SOS: Science of the Spill Public Forum
Coastal Sustainability Agent
IFAS Extension faculty in the Panhandle responded to the oil spill in the Gulf of Mexico the way Extension does best—by providing research-based information to the public. On Wednesday, June 23, from, 6-8 pm at the Sanders Beach Community Center in Pensacola, agents hosted a public forum entitled, “SOS: The Science of the Spill.” While local commissioners, law firms, and BP have hosted town hall meetings since the spill, those have often elicited strong emotions and have not always been highly productive. The purpose of this forum was to give community members an opportunity to ask questions from a panel of local experts related to oil spill impacts, and to quell rumors generated by spill response and effects. Topics addressed included: Ecosystem Impacts, Depression & Anxiety, Wildlife Rehabilitation, Seafood Safety, and Water Quality & Health.
Bill Mahan, Franklin County Sea Grant, addresses a question related to seafood safety as part of the “Human Health” panel. Photo Credits: Pam Allen
Panelists for Human Health & Safety included Janet Garrett, LHMC, and David A. Josephs, Psy.D., Lakeview Center, who addressed questions on stress, anxiety, and depression brought on by the spill. John J. Lanza, MD, PhD, head of the Escambia County Department of Health, handled water quality and human health questions, while Bill T. Mahan, Jr, Franklin County Extension Director/Sea Grant Agent, took on seafood safety issues. Tim Simmons, an air quality supervisor with the Florida Department of Environmental Protection, responded to questions related to airborne chemicals.
A member of the audience presents a question to the “Environmental Response” panel at the Pensacola forum. Photo Credits: Carrie Stevenson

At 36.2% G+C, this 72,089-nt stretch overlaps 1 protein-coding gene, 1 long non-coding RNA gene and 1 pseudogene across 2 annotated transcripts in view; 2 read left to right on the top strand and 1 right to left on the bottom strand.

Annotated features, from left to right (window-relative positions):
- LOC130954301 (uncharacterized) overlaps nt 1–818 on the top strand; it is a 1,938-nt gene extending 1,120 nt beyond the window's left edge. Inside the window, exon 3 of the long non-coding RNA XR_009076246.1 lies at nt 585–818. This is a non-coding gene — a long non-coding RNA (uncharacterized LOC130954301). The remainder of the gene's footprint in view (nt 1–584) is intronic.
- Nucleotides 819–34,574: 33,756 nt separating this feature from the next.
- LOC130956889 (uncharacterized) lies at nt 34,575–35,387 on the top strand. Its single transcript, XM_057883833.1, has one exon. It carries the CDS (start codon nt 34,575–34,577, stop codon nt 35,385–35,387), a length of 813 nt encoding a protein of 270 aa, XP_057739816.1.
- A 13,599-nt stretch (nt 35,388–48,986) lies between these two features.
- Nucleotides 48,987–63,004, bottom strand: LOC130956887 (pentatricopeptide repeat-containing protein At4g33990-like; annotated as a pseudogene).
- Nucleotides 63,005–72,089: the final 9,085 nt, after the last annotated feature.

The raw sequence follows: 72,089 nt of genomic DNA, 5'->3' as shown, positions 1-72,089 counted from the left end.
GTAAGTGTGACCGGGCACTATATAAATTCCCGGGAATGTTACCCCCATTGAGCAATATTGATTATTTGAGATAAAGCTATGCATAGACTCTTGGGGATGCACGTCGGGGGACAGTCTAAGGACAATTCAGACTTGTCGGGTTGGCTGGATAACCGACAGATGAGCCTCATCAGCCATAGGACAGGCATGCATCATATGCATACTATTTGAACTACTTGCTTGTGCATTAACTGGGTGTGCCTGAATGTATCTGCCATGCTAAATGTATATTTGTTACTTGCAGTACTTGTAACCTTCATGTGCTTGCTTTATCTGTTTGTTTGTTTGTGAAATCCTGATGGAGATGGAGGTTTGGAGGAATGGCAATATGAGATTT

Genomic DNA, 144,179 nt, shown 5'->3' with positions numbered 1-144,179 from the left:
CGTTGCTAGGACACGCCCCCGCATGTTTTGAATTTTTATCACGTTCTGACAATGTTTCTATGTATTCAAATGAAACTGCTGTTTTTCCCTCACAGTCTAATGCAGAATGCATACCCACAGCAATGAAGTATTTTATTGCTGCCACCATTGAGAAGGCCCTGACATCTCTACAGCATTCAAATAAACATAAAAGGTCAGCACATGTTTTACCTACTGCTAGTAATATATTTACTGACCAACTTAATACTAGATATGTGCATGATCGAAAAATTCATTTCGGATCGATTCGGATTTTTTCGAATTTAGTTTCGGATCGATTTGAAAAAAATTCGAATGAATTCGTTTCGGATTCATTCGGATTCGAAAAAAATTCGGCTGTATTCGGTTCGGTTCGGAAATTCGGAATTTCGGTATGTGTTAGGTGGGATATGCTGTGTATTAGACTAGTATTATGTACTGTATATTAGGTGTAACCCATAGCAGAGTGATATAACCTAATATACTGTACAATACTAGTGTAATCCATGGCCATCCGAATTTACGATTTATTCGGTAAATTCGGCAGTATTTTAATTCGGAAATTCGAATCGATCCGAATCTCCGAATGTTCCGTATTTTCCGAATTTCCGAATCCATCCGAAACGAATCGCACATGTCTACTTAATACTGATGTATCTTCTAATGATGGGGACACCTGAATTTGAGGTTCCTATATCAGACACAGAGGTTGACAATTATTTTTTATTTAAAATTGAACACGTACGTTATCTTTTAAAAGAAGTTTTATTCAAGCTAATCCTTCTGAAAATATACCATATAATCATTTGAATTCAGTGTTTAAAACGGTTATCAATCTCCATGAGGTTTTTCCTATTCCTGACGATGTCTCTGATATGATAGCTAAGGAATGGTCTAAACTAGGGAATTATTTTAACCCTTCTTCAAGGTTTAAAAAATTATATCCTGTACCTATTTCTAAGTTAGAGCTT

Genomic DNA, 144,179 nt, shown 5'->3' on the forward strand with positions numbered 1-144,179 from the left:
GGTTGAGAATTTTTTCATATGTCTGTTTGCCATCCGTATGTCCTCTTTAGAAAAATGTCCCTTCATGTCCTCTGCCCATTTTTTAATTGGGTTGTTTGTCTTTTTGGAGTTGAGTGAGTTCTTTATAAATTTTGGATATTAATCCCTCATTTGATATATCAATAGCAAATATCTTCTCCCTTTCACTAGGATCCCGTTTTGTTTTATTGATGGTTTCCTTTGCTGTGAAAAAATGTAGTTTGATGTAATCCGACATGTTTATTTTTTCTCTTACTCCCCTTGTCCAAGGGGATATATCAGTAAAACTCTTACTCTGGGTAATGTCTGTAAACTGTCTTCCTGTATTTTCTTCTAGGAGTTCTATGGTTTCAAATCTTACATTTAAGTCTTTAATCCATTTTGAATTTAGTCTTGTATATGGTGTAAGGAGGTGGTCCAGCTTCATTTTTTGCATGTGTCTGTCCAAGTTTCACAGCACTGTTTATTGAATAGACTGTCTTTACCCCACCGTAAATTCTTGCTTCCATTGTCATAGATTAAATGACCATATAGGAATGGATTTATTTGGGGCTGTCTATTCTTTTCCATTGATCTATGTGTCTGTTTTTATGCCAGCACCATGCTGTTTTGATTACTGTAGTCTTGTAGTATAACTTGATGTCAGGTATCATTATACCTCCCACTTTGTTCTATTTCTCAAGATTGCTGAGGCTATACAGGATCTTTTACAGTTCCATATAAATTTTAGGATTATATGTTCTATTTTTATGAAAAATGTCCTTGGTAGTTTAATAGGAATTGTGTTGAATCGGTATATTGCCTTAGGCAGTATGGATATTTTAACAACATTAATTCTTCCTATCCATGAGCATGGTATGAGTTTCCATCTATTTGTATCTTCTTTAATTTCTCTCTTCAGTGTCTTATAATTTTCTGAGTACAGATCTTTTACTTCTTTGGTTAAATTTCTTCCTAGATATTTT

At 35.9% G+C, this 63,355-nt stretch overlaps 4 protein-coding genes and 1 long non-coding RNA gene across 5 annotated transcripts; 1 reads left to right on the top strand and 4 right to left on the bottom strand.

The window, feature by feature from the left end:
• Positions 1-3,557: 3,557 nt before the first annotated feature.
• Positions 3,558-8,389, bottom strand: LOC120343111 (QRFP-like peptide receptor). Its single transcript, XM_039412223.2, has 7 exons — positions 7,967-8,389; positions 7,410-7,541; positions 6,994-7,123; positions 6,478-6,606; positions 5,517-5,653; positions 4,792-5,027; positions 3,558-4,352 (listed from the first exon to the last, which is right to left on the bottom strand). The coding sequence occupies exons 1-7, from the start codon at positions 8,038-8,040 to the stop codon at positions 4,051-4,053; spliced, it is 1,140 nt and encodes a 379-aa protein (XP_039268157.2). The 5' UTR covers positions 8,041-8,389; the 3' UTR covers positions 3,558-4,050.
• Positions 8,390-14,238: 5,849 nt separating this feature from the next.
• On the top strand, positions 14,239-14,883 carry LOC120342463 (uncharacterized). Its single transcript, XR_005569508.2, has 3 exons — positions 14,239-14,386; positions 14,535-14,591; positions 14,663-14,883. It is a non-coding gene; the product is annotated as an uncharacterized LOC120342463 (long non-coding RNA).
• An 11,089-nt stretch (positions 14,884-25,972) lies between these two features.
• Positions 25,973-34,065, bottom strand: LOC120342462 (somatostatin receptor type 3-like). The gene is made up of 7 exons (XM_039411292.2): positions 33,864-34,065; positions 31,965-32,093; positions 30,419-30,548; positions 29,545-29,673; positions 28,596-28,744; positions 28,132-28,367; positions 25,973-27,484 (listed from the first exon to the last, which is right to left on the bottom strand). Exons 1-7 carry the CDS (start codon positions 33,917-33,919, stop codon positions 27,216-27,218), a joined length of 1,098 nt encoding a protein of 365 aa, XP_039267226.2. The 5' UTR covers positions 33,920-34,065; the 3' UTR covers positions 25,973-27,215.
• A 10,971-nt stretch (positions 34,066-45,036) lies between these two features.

On the Environmental/Wildlife Response panel, Ken Rice, Director of Wildlife Operations for the Mobile Sector of the Deepwater Horizon Response, was present to answer any questions related to wildlife.
Meeting coordinators and facilitators included Coastal Sustainability and Sea Grant agents representing four counties, including Carrie Stevenson and Andrew Diller (both from Escambia), Chris Verlinde (Santa Rosa), and Brooke Saari (Okaloosa/Walton). The mayor of Pensacola, Mike Wiggins, welcomed the audience, and between panels the Escambia County Board of Commissioners’ Chairman, Grover Robinson, updated the crowd on local response to the spill.
The program format was simple—after introductions and an overview of the meeting’s purpose, members of the first panel spoke briefly on their areas of expertise. Audience members with questions were given a numbered card, and came up in numerical order to ask questions at a podium. Each panel was given about an hour to handle questions. Feedback from the program was overwhelmingly positive. A number of attendees stated they now felt confident that knowledgeable locals were focusing on water quality, and were reassured to hear local mental health facilities were planning to coordinate larger efforts to help the community handle oil spill-related stress. Approximately 125 people attended the event, and more forums may be planned as the effects of the spill become better understood over time.